Long Nguyen is the co-founder/style director of Flaunt.
PARIS–An X-ray of Dior savoir faire was what was promised for the spring couture collection, presented yesterday afternoon to small audience on the second floor of the house’s Avenue Montaigne headquarters.
The technical wizardry that was the foundation of this couture collection was an affirmation of Dior’s history–a history that could be seen in the framed black and white photos lining the staircase to the second floor salon. There was Mr. Dior himself working on a fitting, attendees occupying the very same seats from shows in the ’50s, and at the center of the staircase, an embroidered Bar suit enclosed in glass. An intentional reminder, perhaps.
When Karlie Kloss opened the show (to Lana Del Rey’s “Video Games,” what else?) in a sheer white organza dress with puff sleeves, belted at the waist, you could see the incredibly detailed work of the house atelier sewers–black beads were embroidered to produce 3-D flowers at the hips of the dress. You could sense the pride of the atelier’s workers as they demonstrated their skilled craftsmanship.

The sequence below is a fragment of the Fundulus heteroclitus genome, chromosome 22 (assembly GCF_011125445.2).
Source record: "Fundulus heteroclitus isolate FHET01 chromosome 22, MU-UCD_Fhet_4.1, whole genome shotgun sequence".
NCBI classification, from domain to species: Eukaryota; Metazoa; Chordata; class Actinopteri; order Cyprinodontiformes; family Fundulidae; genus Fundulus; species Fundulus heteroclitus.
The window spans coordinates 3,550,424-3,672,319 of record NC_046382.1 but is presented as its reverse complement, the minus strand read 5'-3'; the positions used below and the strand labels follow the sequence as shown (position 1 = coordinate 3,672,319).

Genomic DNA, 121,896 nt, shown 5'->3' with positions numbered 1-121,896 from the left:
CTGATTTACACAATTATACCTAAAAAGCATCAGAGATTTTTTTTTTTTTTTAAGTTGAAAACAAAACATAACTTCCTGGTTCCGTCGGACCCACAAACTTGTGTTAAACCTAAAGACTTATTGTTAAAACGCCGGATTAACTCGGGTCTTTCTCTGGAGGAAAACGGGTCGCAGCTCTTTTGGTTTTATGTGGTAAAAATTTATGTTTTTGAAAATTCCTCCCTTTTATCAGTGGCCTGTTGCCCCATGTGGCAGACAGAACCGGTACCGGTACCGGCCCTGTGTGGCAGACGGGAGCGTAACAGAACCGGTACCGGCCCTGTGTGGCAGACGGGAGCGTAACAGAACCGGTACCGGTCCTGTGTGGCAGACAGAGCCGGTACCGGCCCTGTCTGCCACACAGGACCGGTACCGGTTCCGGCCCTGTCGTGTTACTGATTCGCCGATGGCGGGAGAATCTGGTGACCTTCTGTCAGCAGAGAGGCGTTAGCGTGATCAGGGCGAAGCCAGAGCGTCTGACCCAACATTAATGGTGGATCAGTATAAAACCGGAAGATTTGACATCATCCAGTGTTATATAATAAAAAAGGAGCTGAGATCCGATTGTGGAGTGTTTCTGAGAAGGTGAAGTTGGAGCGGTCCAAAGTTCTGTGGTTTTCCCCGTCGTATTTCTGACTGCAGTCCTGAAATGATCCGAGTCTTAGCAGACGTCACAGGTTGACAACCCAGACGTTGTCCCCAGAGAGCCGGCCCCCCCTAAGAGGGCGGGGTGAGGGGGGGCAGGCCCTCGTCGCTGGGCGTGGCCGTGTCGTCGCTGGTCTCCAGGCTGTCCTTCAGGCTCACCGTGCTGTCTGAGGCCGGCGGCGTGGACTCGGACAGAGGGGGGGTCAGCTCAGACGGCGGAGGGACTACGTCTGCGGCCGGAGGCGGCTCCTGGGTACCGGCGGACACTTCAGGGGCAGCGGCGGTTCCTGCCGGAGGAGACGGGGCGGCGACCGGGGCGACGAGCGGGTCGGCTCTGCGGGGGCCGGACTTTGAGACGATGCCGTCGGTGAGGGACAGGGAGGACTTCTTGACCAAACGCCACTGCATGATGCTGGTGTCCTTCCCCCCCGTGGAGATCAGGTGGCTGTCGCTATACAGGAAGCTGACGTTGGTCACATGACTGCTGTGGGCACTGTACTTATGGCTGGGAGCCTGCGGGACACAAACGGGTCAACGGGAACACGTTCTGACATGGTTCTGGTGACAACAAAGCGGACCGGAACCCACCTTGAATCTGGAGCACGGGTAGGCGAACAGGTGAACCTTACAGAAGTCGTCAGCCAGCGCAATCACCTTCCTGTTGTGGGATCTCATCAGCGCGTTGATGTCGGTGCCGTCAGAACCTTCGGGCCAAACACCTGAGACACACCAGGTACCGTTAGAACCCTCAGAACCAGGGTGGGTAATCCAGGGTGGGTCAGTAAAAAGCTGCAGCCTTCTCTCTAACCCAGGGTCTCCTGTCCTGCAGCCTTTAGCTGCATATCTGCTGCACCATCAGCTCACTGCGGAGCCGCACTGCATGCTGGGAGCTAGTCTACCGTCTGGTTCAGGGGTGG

The Dior heritage was there in every of the 40 looks. The 1947 Bar jacket came in black and white grosgrain and in what appeared to be crocodile skin cut apart and re-sewn onto tulle. There were the large ball-gowns, of course, this time in ruffled layers of red silk or in black and white tulle with a giant bow at the waist.
“Dior is a house defined by its ateliers, craftsmanship, heritage and elegance,” the line sheets read. But also in Dior’s blueprint is the tremendous legacy set forth by its founder. Remember that the New Look in 1947 was not about craftsmanship alone: It was about how fashion and the kind of clothes designers make can change women’s lives.
Dior’s heritage isn’t just about the artistry of craft but also about that kind of life-changing fashion–fashion so directional that it conveyed yearnings for beauty and liberation from the mundane trappings of everyday life. Craft is all well and good, but some direction is needed now, too.